Country music is one of the popular music styles today. In fact, this holds true not only during the modern time but even decades ago. Through the years, this music genre has managed to become one of the most loved in the music industry.
A brief history
Country music started from the folk songs in the Southern USA during the early 1920s, pretty much like the blues genre. The immigrants from the Appalachian Mountains area brought their instruments hailing from their very origin countries, then combined their art forms in order to form what is now the renowned genre of country music.
So strictly speaking, this genre contains elements as well as instruments from different countries including Ireland, Germany, Italy, and a number of African countries. A lot of the instruments used in this musical style were in its early stages are string instruments and the harmonica, which is notably one of the emblems and trademark of country songs.
Music structure and subgenres
The fact is, the country genre has pretty much a lot of similarities with the blues music. One of which is the three-chord arrangement of the songs which is very simple. This is actually an essential element in both of the aforementioned music genres. At the same time, it has left much room for variation. That is why as the industry has witnessed for years, country songs—just like blues music—have been shaped by different artists in various forms.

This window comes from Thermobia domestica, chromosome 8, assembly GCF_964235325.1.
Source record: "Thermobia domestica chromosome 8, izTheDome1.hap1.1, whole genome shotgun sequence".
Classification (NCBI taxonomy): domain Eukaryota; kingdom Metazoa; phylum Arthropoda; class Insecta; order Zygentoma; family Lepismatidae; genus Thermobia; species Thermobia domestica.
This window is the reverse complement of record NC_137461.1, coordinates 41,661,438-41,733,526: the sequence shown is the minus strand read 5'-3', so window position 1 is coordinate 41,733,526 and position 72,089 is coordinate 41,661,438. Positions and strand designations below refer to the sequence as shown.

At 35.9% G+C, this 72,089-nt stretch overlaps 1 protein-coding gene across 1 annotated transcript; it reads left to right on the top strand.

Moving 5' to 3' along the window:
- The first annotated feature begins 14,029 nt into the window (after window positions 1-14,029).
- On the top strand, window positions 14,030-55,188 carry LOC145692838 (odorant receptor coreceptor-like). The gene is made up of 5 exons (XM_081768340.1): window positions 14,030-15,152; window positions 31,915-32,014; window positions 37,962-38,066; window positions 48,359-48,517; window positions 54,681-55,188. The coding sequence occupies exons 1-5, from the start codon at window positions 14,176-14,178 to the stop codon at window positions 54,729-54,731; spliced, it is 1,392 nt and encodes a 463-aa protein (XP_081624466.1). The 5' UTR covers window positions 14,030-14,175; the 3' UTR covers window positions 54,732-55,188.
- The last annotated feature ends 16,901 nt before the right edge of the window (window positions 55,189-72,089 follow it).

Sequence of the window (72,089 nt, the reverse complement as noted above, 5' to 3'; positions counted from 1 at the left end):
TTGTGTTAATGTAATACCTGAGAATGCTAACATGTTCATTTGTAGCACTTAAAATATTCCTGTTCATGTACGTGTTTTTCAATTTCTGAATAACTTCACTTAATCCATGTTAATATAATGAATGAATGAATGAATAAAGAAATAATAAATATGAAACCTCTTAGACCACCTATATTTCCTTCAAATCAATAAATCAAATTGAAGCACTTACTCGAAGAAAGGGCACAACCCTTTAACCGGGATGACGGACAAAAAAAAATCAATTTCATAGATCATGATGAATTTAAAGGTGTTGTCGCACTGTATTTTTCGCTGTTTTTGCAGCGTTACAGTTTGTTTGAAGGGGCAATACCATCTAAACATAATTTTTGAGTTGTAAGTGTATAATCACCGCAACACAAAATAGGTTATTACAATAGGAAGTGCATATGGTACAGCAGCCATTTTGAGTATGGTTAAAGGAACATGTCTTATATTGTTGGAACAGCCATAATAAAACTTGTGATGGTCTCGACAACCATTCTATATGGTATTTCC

This then paved the way for the rise of sub-genres within the country music genre. The structuring as well as the instruments used in country songs went through a couple of alterations and versions over time. The early singers and bands performed using string instruments almost exclusively. By 1940s, country band performances introduced the use of drums and electric guitars. Purists did not like the idea early on; but eventually, these instruments already became a fundamental part of the musical style.
The next decades witnessed the rise of other modifications just like the opening and incorporation of rock music to the country music genre—just like in the case of Elvis Presley who began his career doing country songs and later on developed a more energetic and upbeat rock and roll style to country songs.
Today, country music already has a lot of popular subgenres. There are the Classic Country, Country Rock and Progressive Country. There is also the Cowboy Music, Rap Country, and Blues Country among others.